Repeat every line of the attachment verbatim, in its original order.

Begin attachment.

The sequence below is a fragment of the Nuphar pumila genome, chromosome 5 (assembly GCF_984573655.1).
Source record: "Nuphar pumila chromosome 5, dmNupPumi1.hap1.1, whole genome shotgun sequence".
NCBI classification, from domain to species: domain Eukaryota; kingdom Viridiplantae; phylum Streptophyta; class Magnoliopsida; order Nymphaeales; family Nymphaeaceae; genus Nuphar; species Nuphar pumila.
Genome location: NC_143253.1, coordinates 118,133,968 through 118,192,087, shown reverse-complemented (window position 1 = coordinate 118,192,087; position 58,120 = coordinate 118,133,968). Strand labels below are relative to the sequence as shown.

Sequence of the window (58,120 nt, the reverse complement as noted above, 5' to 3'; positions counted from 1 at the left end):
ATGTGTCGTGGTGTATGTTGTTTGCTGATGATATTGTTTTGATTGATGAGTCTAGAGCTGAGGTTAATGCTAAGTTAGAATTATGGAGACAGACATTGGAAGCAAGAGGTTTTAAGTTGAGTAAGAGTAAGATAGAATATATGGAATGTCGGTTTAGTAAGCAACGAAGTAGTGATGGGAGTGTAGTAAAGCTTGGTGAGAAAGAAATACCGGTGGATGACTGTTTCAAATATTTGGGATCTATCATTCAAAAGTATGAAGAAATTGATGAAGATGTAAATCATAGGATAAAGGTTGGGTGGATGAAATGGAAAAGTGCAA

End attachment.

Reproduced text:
The sequence below is a fragment of the Nuphar pumila genome, chromosome 5 (assembly GCF_984573655.1).
Source record: "Nuphar pumila chromosome 5, dmNupPumi1.hap1.1, whole genome shotgun sequence".
NCBI classification, from domain to species: domain Eukaryota; kingdom Viridiplantae; phylum Streptophyta; class Magnoliopsida; order Nymphaeales; family Nymphaeaceae; genus Nuphar; species Nuphar pumila.
Genome location: NC_143253.1, coordinates 118,133,968 through 118,192,087, shown reverse-complemented (window position 1 = coordinate 118,192,087; position 58,120 = coordinate 118,133,968). Strand labels below are relative to the sequence as shown.

Sequence of the window (58,120 nt, the reverse complement as noted above, 5' to 3'; positions counted from 1 at the left end):
ATGTGTCGTGGTGTATGTTGTTTGCTGATGATATTGTTTTGATTGATGAGTCTAGAGCTGAGGTTAATGCTAAGTTAGAATTATGGAGACAGACATTGGAAGCAAGAGGTTTTAAGTTGAGTAAGAGTAAGATAGAATATATGGAATGTCGGTTTAGTAAGCAACGAAGTAGTGATGGGAGTGTAGTAAAGCTTGGTGAGAAAGAAATACCGGTGGATGACTGTTTCAAATATTTGGGATCTATCATTCAAAAGTATGAAGAAATTGATGAAGATGTAAATCATAGGATAAAGGTTGGGTGGATGAAATGGAAAAGTGCAA